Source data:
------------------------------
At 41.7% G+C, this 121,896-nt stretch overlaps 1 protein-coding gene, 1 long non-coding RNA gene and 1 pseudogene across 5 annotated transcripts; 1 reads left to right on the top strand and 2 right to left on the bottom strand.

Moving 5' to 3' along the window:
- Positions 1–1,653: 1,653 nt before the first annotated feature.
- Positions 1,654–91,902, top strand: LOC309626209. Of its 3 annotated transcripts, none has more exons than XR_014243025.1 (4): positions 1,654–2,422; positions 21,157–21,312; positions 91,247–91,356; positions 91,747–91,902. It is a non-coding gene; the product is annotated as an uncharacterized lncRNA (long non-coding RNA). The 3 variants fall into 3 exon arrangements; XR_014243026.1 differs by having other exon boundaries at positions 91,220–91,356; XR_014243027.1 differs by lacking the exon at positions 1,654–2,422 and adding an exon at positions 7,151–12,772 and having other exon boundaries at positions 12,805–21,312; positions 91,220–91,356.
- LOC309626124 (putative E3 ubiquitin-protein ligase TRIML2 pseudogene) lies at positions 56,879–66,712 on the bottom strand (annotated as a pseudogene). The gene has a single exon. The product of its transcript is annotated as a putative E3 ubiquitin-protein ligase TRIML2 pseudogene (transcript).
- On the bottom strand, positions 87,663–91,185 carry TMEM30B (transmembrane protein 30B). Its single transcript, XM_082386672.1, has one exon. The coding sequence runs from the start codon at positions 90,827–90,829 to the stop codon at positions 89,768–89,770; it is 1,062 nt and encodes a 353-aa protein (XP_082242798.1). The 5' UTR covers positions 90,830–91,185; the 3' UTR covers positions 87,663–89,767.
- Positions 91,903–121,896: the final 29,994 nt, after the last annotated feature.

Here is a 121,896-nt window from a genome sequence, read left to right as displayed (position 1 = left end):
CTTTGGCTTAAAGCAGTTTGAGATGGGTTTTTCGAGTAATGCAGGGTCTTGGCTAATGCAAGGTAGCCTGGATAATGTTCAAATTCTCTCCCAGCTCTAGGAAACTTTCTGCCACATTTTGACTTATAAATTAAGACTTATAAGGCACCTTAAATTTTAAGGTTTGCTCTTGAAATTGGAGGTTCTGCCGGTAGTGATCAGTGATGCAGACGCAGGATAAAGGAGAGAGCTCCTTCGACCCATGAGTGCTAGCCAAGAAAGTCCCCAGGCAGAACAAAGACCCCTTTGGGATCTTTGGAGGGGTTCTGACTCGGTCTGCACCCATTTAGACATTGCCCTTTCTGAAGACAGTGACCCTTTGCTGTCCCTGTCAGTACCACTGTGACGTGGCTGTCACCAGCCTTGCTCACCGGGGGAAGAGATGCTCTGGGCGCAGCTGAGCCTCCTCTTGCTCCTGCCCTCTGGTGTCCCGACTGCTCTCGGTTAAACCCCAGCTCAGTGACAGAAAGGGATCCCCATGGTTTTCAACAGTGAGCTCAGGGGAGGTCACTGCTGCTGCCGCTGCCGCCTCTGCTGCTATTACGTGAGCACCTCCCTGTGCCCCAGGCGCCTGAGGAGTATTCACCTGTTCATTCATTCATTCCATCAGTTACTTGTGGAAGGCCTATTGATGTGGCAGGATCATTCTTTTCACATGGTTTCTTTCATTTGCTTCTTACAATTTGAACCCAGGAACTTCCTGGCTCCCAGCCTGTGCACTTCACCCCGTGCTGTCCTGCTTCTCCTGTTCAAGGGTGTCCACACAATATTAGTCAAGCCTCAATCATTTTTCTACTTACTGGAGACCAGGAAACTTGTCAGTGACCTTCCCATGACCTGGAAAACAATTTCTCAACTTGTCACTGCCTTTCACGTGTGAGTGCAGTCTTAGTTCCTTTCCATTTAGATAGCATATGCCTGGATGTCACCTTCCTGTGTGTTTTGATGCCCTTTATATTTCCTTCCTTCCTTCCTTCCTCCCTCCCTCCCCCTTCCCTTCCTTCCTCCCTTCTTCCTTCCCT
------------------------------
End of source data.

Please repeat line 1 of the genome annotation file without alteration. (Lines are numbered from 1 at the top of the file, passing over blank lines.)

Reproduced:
At 41.7% G+C, this 121,896-nt stretch overlaps 1 protein-coding gene, 1 long non-coding RNA gene and 1 pseudogene across 5 annotated transcripts; 1 reads left to right on the top strand and 2 right to left on the bottom strand.